College of the Holy Cross, Worcester, MA

 

HW STAFF and WORKSHOP TOPICS

Common Woody Plants of Massachusetts Freshwater Wetlands

Amy Ball, PWS, CWS

This workshop will focus on the most frequently encountered trees, shrubs, and woody vines of swamps, bogs, marshes, and other freshwater wetlands in Massachusetts. This two-block session will include both hands-on identification and presentations that will cover characteristics used in field identification and photo descriptions of each plant.


GI Goes Mainstream: Benefits and Applications

Rich Claytor, P.E., and Geoff Glover

This two-part workshop will include a presentation to update participants on the benefits, costs, design requirements, and applications of the latest advancements in Green Infrastructure practices. The second part of the workshop will include a hands-on interactive exercise. Learn more at the MACC site.


As an exhibitor, sponsor, and presenter we look forward to meeting conservation professionals at the MACC Conference.

 

stormwater Master plan

 Sewanee – The University of the South

Sewanee: the University of the South owns more than 13,000 acres called the Domain located on the Cumberland Plateau, more than 90 percent of which consists of Southern Appalachian forest. This is among the most diverse forest types in the United States and one of the largest unbroken expanses of hardwood-forested plateaus in the world. As an academic institution devoted to learning and knowledge, the University has committed to act as a model of environmental sustainability – including stewardship of natural areas, promotion of environmentally sensitive landscaping practices, and use of Smart Growth land use planning techniques as described in detail in the University’s 2013 Sustainability Master Plan.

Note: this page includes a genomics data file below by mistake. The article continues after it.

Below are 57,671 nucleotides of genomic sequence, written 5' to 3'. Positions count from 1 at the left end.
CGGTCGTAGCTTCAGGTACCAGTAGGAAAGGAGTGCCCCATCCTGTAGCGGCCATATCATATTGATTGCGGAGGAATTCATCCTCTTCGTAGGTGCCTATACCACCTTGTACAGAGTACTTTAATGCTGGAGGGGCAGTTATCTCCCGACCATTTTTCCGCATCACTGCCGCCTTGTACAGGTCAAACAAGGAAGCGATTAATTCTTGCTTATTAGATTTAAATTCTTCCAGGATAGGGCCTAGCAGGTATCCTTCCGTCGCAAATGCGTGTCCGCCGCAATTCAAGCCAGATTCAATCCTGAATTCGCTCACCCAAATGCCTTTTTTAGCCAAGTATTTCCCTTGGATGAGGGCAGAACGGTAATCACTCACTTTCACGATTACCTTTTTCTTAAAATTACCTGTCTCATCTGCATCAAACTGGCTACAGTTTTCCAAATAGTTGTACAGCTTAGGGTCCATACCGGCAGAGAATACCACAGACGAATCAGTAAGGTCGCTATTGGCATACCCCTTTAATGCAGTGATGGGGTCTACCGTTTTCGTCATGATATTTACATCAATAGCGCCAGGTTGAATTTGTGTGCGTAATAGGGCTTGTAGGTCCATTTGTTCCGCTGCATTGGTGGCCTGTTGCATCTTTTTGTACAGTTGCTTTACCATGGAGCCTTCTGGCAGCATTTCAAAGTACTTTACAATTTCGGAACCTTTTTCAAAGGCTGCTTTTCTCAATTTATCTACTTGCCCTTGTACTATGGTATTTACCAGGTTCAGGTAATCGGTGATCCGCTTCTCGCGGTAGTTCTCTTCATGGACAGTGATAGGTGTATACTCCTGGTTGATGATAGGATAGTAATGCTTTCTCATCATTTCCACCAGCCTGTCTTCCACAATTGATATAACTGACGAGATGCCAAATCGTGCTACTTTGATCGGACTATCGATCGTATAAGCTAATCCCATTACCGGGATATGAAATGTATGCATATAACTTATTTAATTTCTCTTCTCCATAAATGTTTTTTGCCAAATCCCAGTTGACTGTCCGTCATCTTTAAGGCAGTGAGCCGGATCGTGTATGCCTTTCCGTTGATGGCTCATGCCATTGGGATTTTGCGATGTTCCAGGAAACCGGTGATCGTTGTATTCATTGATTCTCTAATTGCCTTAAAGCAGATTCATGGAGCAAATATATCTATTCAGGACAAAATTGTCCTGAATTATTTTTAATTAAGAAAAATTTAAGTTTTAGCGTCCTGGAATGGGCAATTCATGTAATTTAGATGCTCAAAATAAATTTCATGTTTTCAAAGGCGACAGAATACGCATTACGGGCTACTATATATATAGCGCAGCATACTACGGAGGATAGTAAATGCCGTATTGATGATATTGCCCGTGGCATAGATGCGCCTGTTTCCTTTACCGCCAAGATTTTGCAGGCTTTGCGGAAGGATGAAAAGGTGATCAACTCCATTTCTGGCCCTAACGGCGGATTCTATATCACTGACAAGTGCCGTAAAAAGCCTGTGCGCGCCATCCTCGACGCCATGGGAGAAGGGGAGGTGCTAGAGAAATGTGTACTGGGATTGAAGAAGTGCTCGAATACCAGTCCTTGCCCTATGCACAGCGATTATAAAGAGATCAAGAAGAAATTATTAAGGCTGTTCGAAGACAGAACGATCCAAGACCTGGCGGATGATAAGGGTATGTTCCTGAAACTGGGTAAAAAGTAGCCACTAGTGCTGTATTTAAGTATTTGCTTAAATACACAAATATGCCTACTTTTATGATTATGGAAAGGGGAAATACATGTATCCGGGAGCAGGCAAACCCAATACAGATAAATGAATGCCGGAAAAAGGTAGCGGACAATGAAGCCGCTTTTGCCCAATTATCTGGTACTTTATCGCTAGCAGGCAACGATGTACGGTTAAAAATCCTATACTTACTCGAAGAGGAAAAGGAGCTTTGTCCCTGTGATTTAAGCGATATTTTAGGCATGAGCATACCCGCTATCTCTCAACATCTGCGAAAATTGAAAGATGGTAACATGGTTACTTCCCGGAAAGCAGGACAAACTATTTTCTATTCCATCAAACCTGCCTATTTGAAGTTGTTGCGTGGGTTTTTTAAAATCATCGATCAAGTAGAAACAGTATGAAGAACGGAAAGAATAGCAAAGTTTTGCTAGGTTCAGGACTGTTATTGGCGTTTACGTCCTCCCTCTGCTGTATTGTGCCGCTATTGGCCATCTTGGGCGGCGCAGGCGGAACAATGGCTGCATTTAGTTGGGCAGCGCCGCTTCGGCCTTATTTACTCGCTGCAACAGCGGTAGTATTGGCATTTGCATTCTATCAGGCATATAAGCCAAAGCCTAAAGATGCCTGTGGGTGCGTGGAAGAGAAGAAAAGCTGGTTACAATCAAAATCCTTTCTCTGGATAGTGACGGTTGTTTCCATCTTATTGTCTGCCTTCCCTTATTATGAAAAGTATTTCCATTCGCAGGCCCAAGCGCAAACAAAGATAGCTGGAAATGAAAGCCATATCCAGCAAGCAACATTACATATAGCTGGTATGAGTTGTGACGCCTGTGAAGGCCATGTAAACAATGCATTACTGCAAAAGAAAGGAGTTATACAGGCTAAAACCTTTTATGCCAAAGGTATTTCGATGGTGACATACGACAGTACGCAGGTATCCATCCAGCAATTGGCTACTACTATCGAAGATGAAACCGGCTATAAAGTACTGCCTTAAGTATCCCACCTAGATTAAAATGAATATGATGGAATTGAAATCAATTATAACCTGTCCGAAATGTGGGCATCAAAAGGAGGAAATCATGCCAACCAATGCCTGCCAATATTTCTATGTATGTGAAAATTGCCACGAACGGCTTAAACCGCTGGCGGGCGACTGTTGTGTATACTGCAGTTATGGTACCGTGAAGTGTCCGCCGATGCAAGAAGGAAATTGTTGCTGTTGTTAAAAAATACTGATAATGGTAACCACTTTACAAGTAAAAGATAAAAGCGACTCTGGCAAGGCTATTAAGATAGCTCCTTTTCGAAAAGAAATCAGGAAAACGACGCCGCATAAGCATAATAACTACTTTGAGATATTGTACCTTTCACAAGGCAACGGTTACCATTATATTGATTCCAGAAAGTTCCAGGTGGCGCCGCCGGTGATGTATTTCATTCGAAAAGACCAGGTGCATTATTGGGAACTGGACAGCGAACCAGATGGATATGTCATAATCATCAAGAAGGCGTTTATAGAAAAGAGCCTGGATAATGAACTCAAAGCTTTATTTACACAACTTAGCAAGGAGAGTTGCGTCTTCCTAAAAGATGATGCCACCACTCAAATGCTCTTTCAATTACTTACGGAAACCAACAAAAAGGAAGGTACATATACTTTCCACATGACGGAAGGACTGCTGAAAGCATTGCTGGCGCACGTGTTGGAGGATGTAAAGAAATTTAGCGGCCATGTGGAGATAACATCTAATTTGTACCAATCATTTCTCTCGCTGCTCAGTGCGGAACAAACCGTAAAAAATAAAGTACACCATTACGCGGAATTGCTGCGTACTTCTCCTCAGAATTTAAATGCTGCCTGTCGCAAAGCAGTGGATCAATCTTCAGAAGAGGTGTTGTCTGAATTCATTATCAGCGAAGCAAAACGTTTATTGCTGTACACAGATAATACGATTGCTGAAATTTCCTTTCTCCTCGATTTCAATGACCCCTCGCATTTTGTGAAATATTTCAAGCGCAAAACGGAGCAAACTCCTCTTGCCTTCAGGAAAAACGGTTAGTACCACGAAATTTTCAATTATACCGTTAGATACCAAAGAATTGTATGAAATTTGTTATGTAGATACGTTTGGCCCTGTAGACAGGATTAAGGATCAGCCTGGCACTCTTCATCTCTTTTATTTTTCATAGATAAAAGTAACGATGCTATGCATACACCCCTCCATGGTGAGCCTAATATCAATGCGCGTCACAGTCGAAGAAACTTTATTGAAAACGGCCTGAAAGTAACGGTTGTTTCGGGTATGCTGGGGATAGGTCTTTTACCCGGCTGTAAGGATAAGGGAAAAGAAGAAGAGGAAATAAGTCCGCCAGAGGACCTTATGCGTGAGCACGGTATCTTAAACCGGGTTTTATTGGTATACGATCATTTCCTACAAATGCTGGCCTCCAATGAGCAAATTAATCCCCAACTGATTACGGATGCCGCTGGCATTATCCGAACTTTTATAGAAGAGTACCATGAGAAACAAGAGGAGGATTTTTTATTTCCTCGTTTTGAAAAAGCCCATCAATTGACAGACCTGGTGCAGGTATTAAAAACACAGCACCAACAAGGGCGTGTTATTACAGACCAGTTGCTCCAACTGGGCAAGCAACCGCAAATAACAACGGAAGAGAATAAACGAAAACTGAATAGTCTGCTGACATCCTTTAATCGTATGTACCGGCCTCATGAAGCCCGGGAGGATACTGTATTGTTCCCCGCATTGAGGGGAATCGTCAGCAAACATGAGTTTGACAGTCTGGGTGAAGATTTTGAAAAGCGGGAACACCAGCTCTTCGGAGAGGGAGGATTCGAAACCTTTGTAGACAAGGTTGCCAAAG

Sewanee Village currently consists of a retail and office strip on University Avenue connecting the University campus to US Route 41A. The Village has been designated by the University as one of three future development focus areas in the Campus Master Plan, also including the Core Campus and the School of Theology. The University envisions redevelopment of Sewanee Village as a mixed-use, walkable, vibrant place, with better connections to the Core Campus. The Village Implementation Plan, completed by Town Planning and Urban Design Collaborative (TPUDC) in 2016, produced a design framework for the Village Core.

The 2016 Sewanee Village Implementation Plan builds upon the Sewanee Vision Plan and the Sewanee Action Plan and provides specific planning interventions and strategies to guide redevelopment of the Village and the greater Domain. The goal of this Plan is to enhance connections between the University of the South and the Sewanee Village, and to ensure the long-term viability of the Village by creating a mixed-use environment that integrates new businesses, civic spaces, and housing into the existing Village fabric. The Implementation Plan seeks to make the Sewanee Village a regional model for sustainable redevelopment.